Autumn Statement 2016 - Kuits' predictions23 Nov 2016
Executive partner, Robert Levy, shares his thoughts on what he thinks will make up this year’s Autumn Statement.
What does the Chancellor’s start in government tell us about the likely priorities for the Autumn Statement?
The Autumn Statement offers the Government the first opportunity to deliver on Theresa May’s promise to govern for all the people and to stem the tide of the anti-establishment feeling that lay behind the Brexit vote here and the election of Donald Trump in the US. She has less than four years to deliver (assuming no early election) and it starts now. So, expect increased investment in the economy, borrowing to fund infrastructure projects, housing and transportation, and expect moves to stimulate the corporate economy and incentivise corporate investment – but also expect moves to boost income for the lower paid.
How significant a departure is this from the position taken by the Treasury under George Osborne?
The most noticeable difference is likely to be one of tone and pace of change: fewer short-term grand gestures and a more considered medium-term strategy reflecting the style of the May Government. There is a wider political objective to be achieved and, whilst the final destination may be the same as Osborne’s, I expect Phillip Hammond to follow a longer path to get there.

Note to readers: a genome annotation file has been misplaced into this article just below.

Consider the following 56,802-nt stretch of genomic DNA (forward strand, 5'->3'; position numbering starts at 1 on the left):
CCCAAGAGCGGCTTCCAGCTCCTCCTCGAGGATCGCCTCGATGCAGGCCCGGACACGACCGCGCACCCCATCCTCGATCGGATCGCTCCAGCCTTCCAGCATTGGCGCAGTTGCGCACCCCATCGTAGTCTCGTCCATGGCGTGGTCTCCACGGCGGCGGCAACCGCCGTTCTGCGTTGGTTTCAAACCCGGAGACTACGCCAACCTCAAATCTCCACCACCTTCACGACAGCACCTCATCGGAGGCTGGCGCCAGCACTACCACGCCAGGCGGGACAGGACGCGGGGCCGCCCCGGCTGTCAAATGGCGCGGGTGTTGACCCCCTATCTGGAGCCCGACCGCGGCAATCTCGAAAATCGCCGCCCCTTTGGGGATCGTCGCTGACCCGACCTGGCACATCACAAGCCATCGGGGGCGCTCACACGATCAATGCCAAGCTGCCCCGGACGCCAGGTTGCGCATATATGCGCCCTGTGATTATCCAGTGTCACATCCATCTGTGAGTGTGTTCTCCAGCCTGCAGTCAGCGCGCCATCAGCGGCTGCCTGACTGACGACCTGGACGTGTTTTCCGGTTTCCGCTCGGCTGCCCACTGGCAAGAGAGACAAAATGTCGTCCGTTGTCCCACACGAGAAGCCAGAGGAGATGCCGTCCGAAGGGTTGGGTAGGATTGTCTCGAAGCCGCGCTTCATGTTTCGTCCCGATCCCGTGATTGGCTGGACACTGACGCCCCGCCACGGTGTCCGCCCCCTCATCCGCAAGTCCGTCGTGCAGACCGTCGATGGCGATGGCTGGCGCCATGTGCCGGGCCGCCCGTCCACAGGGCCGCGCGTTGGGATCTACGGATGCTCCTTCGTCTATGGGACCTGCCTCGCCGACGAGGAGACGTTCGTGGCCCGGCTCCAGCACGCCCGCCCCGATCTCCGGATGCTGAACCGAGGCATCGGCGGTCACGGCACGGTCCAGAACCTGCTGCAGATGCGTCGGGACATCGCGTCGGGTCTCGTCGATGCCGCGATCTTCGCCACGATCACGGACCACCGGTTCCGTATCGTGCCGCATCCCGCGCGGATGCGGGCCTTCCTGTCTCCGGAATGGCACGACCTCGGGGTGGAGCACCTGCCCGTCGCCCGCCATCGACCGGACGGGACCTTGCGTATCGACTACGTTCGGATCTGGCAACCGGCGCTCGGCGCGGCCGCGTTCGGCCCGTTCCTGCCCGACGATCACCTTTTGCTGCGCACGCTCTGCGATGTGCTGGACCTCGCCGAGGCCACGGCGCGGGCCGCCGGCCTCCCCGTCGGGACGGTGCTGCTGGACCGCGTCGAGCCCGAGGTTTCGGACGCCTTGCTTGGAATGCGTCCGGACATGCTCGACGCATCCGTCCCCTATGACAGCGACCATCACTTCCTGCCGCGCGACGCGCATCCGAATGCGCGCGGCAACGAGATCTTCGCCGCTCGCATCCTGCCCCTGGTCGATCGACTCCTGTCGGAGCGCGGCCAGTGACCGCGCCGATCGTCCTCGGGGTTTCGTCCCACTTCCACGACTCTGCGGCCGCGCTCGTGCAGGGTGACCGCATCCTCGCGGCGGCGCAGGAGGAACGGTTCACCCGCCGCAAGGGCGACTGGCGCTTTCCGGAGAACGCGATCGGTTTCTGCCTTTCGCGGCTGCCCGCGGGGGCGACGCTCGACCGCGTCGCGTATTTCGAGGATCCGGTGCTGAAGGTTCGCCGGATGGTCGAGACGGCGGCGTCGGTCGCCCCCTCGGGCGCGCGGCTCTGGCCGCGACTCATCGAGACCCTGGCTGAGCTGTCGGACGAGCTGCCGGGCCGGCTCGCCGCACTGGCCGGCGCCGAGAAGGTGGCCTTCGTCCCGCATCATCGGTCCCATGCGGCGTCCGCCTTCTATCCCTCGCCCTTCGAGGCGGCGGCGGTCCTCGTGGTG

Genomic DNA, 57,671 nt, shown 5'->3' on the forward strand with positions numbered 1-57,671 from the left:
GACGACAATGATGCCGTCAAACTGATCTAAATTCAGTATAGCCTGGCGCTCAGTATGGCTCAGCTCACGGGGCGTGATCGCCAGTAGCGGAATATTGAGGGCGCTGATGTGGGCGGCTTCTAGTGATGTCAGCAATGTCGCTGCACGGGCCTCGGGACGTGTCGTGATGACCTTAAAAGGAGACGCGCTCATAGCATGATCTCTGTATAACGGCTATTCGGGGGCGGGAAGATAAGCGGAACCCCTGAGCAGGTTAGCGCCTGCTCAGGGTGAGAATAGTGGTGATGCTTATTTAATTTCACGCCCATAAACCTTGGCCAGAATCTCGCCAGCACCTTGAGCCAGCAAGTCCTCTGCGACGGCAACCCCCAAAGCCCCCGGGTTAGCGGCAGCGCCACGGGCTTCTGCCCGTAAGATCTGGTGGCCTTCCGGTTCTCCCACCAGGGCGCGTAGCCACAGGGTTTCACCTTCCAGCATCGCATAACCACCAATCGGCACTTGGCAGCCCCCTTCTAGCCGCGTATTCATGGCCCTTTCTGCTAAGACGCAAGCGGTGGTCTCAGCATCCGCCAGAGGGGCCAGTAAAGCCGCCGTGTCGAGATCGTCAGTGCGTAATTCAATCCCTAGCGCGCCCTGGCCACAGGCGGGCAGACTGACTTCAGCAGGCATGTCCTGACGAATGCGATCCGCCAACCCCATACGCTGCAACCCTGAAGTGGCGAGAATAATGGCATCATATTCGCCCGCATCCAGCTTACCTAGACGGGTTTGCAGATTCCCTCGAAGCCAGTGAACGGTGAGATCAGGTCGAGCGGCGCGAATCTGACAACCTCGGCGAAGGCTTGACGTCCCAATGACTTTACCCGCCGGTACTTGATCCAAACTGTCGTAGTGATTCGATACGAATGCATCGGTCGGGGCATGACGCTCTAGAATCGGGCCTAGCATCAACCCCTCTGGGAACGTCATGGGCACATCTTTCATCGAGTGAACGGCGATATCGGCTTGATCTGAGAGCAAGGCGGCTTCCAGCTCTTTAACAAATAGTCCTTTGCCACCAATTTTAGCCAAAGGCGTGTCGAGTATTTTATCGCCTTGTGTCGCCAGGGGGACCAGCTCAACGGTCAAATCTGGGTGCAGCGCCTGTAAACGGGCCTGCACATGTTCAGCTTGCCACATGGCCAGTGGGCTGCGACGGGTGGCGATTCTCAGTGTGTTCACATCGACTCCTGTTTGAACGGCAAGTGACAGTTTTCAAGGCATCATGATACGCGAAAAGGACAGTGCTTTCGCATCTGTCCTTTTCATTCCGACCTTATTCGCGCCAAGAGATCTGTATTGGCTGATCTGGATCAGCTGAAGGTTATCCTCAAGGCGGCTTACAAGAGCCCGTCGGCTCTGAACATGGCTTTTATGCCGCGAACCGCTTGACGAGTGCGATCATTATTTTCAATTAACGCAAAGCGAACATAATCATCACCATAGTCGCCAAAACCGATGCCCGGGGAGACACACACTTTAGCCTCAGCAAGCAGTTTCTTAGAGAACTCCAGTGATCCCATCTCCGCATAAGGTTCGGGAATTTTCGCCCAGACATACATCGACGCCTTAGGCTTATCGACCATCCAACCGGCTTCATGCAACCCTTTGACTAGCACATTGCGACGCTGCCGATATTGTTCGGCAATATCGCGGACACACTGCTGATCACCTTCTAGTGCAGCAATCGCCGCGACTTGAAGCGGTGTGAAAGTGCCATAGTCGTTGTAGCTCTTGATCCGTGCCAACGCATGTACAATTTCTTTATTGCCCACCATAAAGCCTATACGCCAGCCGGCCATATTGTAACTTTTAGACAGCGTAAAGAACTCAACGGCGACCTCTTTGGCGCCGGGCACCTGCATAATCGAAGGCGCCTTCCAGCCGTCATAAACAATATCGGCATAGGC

What will UK business/industry/UK financial sector be hoping for in the Autumn Statement?
A continuation of the downward movement of Corporation Tax rates, even if not at Osborne’s pace. I also expect measures to calm corporate nerves post-Brexit and to reassure foreign markets as to the stability of the UK economy, which could prove vital ahead of what is expected to be a year of political uncertainty in continental Europe.
Do you have any further predictions?
I wouldn’t rule out some easing of fuel duty, which is a quick way to put money back into voters’ pockets. I realise I could be wishfully thinking here! Some expenditure on broadband infrastructure would be very welcome and, some would say, is long overdue to keep the UK competitive. A continued emphasis on stamping out tax evasion and a continued commitment to HMRC resourcing is almost certain.
Do you have further predictions and what should lawyers and clients be doing in preparation?
For lawyers engaged in infrastructure and construction, I think that the future could look bright. For commercial, corporate and commercial property lawyers, confidence in the markets post-Brexit would be welcome also.
However, all eyes for the next 2-3 years are likely to be principally on Brexit and the process of negotiation of the UK’s departure from the EU. Whatever the Chancellor does in respect of the UK economy in this month’s Autumn Statement, clients are going to want to understand the risks and opportunities associated with that before they make medium-term strategic decisions.
Originally published as part of an interview with LexisNexis.